In their research, with people they were able to speak to, there is also a story about morse code that has reportedly made it into the game. This person had a man who, before having been sent to Antarctica, had been unclear about his health issues and then he started getting worse. Due to the resources available at the time, the way of sending information was limited. Morse code was used at the time to send out information of this person’s white blood cell count to a hospital in London. I don’t know if you know morse code, I know SOS, so I can’t imagine the tension of trying to send some serious information over that method.
A core part of the research of the team? Location. When you look at a studio like Ubisoft, the company and developers truly have the resources to go to the locations their games are set. That’s why you’ll find behind-the-scenes aspects showing trips to Peru (Ghost Recon Wildlands) or Washington DC (The Division 2). What you wouldn’t expect, or at least I certainly didn’t expect, is the developers of a mobile title venturing off to Antarctica.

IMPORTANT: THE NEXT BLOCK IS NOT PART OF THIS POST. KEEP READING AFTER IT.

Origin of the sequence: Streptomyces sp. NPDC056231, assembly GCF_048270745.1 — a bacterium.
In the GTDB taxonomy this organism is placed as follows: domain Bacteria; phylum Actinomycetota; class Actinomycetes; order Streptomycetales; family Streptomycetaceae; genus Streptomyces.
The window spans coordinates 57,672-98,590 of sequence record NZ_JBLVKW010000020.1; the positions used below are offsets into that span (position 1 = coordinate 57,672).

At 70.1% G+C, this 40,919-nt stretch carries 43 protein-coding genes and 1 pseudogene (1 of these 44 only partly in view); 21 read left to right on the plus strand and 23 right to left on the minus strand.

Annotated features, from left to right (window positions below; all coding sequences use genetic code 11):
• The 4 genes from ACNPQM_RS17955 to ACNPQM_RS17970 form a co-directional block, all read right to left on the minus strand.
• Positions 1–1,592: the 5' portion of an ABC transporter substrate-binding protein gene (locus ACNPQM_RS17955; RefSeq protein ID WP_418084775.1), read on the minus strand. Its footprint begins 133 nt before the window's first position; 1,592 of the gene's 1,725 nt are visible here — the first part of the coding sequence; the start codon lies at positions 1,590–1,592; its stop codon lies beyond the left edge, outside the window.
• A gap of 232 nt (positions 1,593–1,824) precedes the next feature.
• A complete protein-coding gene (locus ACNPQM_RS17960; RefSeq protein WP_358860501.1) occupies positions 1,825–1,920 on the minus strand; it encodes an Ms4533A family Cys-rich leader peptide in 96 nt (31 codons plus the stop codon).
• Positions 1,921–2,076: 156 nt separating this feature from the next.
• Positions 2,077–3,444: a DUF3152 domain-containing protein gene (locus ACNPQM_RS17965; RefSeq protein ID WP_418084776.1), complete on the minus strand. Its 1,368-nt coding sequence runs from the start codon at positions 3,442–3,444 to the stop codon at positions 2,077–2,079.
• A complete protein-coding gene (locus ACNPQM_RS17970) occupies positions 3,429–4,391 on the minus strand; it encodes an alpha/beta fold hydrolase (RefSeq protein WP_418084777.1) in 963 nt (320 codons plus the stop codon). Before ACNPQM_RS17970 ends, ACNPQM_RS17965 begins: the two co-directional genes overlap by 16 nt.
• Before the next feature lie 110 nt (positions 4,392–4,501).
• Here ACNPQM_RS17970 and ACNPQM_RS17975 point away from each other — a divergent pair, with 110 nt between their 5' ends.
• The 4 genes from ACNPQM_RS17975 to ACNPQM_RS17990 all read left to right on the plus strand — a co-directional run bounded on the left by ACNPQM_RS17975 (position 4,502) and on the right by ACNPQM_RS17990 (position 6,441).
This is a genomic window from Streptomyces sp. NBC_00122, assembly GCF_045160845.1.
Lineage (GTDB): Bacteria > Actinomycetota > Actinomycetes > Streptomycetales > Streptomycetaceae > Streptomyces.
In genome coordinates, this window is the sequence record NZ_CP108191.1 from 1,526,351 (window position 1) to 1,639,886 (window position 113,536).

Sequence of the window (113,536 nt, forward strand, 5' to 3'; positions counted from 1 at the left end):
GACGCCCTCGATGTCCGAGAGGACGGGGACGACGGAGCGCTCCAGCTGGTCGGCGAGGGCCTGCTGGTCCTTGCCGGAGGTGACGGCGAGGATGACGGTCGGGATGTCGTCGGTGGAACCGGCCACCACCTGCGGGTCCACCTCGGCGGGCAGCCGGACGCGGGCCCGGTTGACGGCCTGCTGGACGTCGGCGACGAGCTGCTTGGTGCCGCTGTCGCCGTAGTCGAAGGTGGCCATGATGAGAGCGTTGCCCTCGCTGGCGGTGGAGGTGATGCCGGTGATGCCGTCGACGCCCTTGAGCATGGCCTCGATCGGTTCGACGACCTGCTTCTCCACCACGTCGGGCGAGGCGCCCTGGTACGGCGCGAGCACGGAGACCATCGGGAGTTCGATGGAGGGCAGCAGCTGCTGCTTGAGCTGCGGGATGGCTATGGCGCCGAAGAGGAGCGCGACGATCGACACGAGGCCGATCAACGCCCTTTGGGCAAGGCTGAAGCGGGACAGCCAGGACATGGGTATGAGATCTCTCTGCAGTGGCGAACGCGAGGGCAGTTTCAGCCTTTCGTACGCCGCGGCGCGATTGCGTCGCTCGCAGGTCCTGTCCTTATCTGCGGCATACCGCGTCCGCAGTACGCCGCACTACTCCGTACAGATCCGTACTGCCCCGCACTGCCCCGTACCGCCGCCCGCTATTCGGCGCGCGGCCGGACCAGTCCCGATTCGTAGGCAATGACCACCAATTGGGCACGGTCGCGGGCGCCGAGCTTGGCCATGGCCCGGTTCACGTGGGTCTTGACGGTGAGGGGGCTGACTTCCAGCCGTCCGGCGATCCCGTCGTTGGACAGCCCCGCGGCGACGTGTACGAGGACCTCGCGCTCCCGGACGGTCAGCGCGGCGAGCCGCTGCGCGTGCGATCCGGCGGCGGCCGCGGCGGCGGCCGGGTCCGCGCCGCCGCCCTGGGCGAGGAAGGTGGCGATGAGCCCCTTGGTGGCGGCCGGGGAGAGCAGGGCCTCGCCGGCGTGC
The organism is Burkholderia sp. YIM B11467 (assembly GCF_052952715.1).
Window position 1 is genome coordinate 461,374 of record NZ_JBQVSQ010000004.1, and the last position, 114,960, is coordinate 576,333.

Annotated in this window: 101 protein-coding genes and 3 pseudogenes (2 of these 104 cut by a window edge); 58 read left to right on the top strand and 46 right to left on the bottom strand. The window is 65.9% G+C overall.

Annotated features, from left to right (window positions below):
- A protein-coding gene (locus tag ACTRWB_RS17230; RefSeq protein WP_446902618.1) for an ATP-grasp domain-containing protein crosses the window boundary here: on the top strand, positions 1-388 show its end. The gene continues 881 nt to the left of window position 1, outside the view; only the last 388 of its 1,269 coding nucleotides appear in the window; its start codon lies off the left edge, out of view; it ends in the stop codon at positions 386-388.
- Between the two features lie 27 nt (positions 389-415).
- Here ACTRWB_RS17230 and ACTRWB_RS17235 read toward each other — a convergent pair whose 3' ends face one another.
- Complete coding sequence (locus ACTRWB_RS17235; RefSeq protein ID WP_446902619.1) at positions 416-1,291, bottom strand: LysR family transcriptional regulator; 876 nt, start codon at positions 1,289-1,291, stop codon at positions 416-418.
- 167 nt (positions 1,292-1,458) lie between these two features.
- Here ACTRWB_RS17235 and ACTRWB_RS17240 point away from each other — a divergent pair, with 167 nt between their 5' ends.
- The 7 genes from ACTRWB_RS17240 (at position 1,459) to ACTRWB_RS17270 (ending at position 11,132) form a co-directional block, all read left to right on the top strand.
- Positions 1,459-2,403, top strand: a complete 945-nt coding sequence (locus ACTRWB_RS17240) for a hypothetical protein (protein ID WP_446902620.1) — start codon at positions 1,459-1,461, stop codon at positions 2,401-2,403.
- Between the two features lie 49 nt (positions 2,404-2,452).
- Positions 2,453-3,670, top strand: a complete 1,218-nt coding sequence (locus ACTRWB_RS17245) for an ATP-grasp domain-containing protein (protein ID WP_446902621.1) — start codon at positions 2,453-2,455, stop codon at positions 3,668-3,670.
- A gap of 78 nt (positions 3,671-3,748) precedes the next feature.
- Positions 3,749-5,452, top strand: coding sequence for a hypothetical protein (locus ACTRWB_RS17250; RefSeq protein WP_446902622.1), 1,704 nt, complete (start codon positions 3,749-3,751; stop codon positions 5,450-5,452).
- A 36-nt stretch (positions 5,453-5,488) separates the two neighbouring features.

That’s exactly what they did, and a lot of this on-site research made it into the game. From entering the caldera of a sunken volcano, steam rising on the sides of the water, to seeing how Antarctica is more than just white snow. Areas that are purely black ash, others where iron has started seeping up, turning the surface red and brown where iron has come up from the soil. While the studio has renamed areas, repurposed them for narrative reasons, the reality of Antarctica is something they have made painstaking detail to capture.
I did say “and more” when it comes to South of the Circle being a different breed of mobile game. With the development of Apple Arcade and even changing consumption habits, a premium mobile title can do well. During my chat with Luke Whittaker and John Lau of State of Play, Luke was quite right in pointing out what we do consume on phones and how it relates to premium and even narrative-oriented titles on a phone or tablet: